ANASTASI BROTHERS CORPORATION

OSHRC Docket No. 76-853

Occupational Safety and Health Review Commission

July 7, 1977

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Before: BARNAKO, Chairman; and CLEARY, Commissioner.

COUNSEL:

Baruch A. Fellner, Office of the Solicitor, USDOL

Francis V. LaRuffa, Reg. Sol., USDOL

Herbert L. Olivieri, for the employer

OPINION:

DECISION

BY THE COMMISSION: A decision of Review Commission Judge Jerome C. Ditore, which found respondent in nonserious violation of the Act for failure to comply with the requirements of 29 C.F.R. 1926.500(d)(1), is before this Commission for review pursuant to 29 U.S.C. 661(i).

Following an inspection of a construction worksite on which respondent was the masonry subcontractor, respondent was issued a citation for noncompliance with 29 C.F.R. 1926.500(d)(1) because of its failure to provide perimeter guarding for an open-sided floor of the building under construction. Respondent contested the charge, contending that "since Anastasi Brothers Corporation neither created nor was responsible for correcting the safety violation, the citation should not be issued against Anastasi nor a fine imposed."

The evidence submitted at the hearing showed that the general contractor, rather than the respondent, was responsible for the failure to provide perimeter guarding. It also established that respondent's [*2] employees had access to the hazard caused thereby. Respondent did not submit any evidence showing that it had taken any action to protect its employees.

Respondent's petition for review repeats the contention made to the Judge that the citation should be vacated because respondent was not responsible for the noncomplying condition. Respondent relies on the decision in Anning-Johnson Company v. OSHRC, 516 F.2d 1081 (7th Cir. 1975), as support for that contention. In addition, respondent protests what it considers "retroactive" application of the Commission decisions in Grossman Steel & Aluminum Corp. and Anning-Johnson Co., infra.

In affirming the citation, Judge Ditore properly applied the holdings of the Commission decisions in Grossman Steel & Aluminum Corp., 76 OSAHRC 54/D9, 4 BNA OSHC 1185, 1975-76 CCH OSHD para. 20,691 (No. 12775, 1976), and Anning-Johnson Co., 76 OSAHRC 54/A2, 4 BNA OSHC 1193, 1975-76 CCH OSHD para. 20,690 (Nos. 3694 & 4409, 1976). In those decisions, we declined to follow completely the decision of the Seventh Circuit in Anning-Johnson Company v. OSHRC, supra, which held that even though an employer's employees are exposed [*3] to violative conditions, the employer cannot be held in violation if it did not create, and was not otherwise responsible for, the violative conditions. We concluded that the Court had overestimated the distinction between "serious" and "nonserious" violations, and had underestimated the ability of such an employer to protect its employees. We held that the noncreating, noncontrolling employer is nevertheless under a duty to do what is "realistic" in the circumstances to protect its employees. We held that, if an employer knew, or with the exercise of reasonable diligence should have known that his employees had access to a hazardous condition, he can avoid liability where literal compliance with a standard is unrealistic only by the application of reasonable alternative measures for the protection of his employees. Judge Ditore's affirmance of the citation in this case is consistent with that precedent since respondent knew of the hazardousness of the unguarded floor and failed to submit any evidence that it had protected its employees in any way by taking alternative protective measures.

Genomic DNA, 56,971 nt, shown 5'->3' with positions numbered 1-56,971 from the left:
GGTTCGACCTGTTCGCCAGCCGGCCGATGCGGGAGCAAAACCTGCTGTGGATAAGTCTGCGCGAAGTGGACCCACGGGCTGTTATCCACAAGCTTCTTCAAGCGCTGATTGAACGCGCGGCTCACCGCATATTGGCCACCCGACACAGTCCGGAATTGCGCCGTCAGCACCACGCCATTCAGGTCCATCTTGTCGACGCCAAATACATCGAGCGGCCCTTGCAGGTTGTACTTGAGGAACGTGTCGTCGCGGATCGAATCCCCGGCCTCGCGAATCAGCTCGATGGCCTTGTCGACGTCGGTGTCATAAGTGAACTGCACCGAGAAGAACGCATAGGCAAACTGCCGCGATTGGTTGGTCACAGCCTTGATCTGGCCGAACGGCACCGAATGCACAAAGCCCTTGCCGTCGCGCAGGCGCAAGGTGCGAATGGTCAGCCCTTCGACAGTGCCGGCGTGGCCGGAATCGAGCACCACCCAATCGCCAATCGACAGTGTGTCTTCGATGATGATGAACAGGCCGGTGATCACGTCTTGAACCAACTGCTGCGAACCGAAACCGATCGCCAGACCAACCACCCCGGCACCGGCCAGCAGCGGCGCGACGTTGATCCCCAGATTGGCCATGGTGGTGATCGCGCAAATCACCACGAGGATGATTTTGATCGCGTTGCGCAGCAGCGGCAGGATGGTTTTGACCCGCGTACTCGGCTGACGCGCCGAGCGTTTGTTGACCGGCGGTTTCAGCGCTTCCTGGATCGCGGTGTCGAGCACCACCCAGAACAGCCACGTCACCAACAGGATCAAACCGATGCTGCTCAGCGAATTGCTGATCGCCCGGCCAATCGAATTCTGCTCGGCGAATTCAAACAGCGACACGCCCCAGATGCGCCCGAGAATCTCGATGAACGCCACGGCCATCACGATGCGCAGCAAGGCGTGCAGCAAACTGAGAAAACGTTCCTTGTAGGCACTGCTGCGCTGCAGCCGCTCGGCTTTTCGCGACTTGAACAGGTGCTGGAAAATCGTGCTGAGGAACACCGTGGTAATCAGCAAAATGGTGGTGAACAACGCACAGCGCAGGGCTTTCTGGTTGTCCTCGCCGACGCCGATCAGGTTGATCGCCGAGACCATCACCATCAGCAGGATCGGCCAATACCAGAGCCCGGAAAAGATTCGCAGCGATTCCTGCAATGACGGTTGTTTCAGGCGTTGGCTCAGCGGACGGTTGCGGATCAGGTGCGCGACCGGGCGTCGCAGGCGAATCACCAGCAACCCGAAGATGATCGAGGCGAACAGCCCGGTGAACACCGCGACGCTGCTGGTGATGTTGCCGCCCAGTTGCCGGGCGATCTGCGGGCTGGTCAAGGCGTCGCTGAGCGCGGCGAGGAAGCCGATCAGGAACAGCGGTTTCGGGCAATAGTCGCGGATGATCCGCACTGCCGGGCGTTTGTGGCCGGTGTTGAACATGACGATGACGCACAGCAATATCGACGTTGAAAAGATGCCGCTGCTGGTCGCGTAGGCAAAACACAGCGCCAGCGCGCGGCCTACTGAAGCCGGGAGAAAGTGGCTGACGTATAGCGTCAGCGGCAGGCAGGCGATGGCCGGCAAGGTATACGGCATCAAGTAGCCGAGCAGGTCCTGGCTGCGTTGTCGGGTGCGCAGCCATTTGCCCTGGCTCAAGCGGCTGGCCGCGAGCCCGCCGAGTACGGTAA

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n1 Also see Data Electric Co., 5 BNA OSHC 1077, 1977-78 CCH OSHD para. 21,593 (No. 13122, 1977).

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Apparently, respondent makes its second contention under the belief that the application of prior Commission case law would benefit it in the outcome of this case. In actuality, under prior Commission case law, respondent would also be found in violation of the Act as charged.' The respondent's reliance on the decision of the Court of Appeals in Anning-Johnson Company v. OSHRC, supra, is misplaced. The holding therein was not Commission law. Instead, under Commission precedent before our Anning-Johnson and Grossman decisions, an employer, who was not responsible for violative conditions, was held in violation of the Act, without exception, whenever its employees were exposed to those conditions. n2 Thus our decisions in Anning-Johnson and Grossman, rather than enlarging liability for employers, such as respondent, actually created an affirmative defense not available prior to the issuance of those decisions. Therefore, since respondent has not been prejudiced by retroactive application of these cases, we reject its contention.

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n2 See Alcap Electrical Corp., 75 OSAHRC 60/A3, 3 BNA OSHC 1203, 1974-75 CCH OSHD para. 19,640 (No. 1722, 1975); Robert E. Lee Plumbers, Inc., 75 OSAHRC 56/C2, 3 BNA OSHC 1150, 1974-75 CCH OSHD para. 19,594 (No. 2431, 1975), and cases cited therein.

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Accordingly, the Judge's decision is affirmed.